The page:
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Roman Polanski was born in August 1933 France and in comparison, to
Godard has a much more elaborate collection of work from films ranging in
classic European art cinema to blockbuster Hollywood films made for the masses
to enjoy. Polanski and his family moved to Poland shortly after his birth and witnessed
Germanys invasion of Poland first hand with his mother and father both being
sent to concentration camps.

 

Polanski fell in love with theatre at a young age and started
creating short films in his twenty’s but it wasn’t until 1958 when he finally
broke through with his award winning short film Two Men and a Wardrobe which follows two young men carry around a
large cabinet through a town causing problems to everyone around them. In the
majority of Polanski’s student films, the features contain next to no dialogue
which is something he believed wasn’t necessary in short film.

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Moving on to Polanski’s first full feature film Knife in the Water (1962) which was
nominated for the best foreign language film at the academy awards follows
three main characters on one general location which is still unusual for its
time and country of origin to not mention the war or any overt politicisation. The
restricted boat location leads to a triangular composition to stress the
tension both sexual and otherwise and the common battle between brains and
brawn and young and old. Both the male characters in the film often take part
in various forms of machoistic aggression to try and win over the female
character of the film. Polanski captures these battles with intense wide angle
closeups, these diverse camera angles keep the setting interesting visually and
it is apparent when viewing the film how much Polanski values the importance of
framing in his films which may be due to his background in photography as a
student.

 

Due to the open ending of the film and its lack of condemnation of
the character committing adultery cause a lot of criticism and the film was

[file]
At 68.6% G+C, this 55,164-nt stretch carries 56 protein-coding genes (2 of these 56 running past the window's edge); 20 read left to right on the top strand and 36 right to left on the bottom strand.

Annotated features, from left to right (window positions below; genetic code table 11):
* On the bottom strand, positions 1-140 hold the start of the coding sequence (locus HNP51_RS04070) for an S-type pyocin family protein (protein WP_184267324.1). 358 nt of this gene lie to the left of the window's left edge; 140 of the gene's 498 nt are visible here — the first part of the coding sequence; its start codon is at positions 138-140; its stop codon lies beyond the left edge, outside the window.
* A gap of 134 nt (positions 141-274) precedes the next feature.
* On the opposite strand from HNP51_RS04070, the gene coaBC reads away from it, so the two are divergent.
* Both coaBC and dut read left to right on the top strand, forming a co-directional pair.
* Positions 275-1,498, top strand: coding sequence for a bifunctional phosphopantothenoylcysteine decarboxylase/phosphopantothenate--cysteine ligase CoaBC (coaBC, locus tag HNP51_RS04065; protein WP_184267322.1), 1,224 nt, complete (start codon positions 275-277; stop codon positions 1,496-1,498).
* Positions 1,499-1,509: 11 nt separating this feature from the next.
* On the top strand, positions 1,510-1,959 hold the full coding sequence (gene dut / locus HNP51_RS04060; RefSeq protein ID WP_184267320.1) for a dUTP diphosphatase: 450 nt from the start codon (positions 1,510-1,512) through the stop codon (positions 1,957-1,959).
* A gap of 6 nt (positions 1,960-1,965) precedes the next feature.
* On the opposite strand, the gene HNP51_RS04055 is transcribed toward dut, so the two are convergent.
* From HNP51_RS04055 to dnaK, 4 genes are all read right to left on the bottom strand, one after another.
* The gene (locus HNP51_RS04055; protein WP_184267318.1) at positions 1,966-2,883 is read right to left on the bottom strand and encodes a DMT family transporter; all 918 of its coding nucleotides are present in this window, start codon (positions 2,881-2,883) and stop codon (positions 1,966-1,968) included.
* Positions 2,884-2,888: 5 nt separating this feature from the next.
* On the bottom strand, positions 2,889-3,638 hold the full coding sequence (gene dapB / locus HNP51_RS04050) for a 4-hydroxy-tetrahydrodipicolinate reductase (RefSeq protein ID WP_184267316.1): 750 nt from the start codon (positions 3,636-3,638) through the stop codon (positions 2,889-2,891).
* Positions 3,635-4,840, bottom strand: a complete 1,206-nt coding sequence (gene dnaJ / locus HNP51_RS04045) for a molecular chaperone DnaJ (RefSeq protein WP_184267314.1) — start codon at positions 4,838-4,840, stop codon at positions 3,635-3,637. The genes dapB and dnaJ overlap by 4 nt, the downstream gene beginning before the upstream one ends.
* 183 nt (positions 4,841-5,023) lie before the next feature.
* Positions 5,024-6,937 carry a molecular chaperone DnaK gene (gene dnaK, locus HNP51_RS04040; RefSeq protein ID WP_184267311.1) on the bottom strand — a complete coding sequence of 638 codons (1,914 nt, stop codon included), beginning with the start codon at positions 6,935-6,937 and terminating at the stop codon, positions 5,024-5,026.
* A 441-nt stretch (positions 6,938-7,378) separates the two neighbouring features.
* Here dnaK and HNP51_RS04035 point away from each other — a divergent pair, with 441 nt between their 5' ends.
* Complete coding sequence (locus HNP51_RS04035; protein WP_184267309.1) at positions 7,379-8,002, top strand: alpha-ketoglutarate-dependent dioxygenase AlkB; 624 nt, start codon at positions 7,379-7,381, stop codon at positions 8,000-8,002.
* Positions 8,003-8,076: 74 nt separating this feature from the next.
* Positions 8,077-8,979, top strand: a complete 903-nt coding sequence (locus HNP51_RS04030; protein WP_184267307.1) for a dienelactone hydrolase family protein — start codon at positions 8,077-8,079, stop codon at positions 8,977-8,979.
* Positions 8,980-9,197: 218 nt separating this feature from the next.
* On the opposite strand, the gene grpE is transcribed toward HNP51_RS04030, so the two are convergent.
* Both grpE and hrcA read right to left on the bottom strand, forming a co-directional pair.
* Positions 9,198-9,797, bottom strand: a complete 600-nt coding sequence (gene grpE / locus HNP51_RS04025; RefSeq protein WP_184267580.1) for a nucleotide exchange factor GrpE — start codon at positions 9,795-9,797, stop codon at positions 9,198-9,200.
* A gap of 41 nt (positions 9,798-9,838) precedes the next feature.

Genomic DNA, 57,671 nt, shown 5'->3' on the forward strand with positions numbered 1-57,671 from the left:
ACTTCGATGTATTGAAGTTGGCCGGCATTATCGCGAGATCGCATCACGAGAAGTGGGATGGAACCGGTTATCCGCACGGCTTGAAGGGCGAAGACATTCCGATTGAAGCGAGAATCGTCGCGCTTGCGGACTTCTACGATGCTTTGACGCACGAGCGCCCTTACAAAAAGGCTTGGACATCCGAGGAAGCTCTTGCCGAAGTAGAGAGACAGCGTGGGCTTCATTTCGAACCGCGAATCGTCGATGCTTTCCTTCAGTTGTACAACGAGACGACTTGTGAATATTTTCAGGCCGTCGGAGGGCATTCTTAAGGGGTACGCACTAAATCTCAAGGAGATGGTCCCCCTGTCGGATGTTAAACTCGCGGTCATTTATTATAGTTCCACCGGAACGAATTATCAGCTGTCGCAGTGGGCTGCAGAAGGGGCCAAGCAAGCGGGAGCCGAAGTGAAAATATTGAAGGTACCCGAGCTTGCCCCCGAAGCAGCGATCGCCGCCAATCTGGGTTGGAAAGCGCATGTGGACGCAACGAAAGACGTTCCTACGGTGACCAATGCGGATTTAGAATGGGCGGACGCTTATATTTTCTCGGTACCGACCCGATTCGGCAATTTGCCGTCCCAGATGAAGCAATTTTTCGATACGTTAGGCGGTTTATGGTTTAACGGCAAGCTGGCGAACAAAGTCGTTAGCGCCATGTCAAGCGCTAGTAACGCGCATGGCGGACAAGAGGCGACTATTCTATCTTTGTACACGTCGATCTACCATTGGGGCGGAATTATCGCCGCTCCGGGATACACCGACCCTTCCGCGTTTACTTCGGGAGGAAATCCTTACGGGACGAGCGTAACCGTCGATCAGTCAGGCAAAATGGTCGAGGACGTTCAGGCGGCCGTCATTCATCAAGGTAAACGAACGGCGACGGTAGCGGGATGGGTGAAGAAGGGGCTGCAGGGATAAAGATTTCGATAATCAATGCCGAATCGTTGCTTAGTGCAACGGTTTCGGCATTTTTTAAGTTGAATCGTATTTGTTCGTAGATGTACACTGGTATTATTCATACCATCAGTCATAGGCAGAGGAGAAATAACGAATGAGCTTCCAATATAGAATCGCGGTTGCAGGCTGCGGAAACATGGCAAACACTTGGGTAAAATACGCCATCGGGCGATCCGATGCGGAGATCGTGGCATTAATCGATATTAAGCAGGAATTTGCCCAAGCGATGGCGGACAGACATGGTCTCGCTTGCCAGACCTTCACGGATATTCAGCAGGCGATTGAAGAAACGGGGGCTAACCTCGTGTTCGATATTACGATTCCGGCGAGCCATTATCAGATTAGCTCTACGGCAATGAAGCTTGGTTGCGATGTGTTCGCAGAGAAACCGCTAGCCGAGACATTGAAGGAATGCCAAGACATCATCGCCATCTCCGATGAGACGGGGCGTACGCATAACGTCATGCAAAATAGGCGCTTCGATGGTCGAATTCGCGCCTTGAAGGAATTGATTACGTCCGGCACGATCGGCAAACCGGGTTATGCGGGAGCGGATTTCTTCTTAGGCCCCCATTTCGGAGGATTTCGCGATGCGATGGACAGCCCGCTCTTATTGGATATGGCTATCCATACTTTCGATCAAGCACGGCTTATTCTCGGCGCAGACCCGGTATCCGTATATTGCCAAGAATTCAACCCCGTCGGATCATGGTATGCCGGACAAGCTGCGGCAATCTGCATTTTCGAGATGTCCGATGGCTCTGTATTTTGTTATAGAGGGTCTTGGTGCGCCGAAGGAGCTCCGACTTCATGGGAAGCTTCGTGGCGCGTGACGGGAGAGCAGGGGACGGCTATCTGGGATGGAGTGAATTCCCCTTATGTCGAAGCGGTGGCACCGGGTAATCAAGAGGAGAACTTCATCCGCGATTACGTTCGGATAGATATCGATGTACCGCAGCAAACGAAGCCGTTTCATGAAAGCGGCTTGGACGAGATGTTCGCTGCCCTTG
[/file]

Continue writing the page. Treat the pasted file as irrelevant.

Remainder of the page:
denied a premiere and only had a limited release.

 

Fast forward to 1974 when Polanski directed Hollywood blockbuster Chinatown, Polanski subverted the
classic film noire genre by including elements of incest and bright colours
unlike anyone had been used to before. The film follows private investigator Jake
Gittes as he uncovers a conspiracy regarding the ownership of the city’s water
supply. One common theme featured in this film that we see in a lot of Polanski’s
other work is that of inevitability and people just accepting things as they
are, the classic line of “Forget it Jake, it’s Chinatown” is telling of this in
the film.

 

One other main themes Polanski uses in his films is isolation, it’s
the clear plot point of Knife in the
water (1962), Repulsion (1965), Rosemary’s Baby (1968) and The Tenant (1976) but it could also be
argued that elements of isolation also appear in The Pianist (2002) and The
Ghost Writer (2010). Polanski often plays with the fish out of water
narrative concept placing somewhat ordinary characters in situations where they
are a few steps behind everyone else around them. This is evident in Rosemary
being surrounded by Satanists in Rosemary’s
Baby, Jake Gittes trying to solve the conspiracy in Chinatown (1974) and Trelkovsky’s suspicions of his neighbours in The Tenant. Not only this because
Polanski also likes to play with the paranoia that isolation can inflict on
people, this is something that Polanski may draw from his upbringing in Poland.

 

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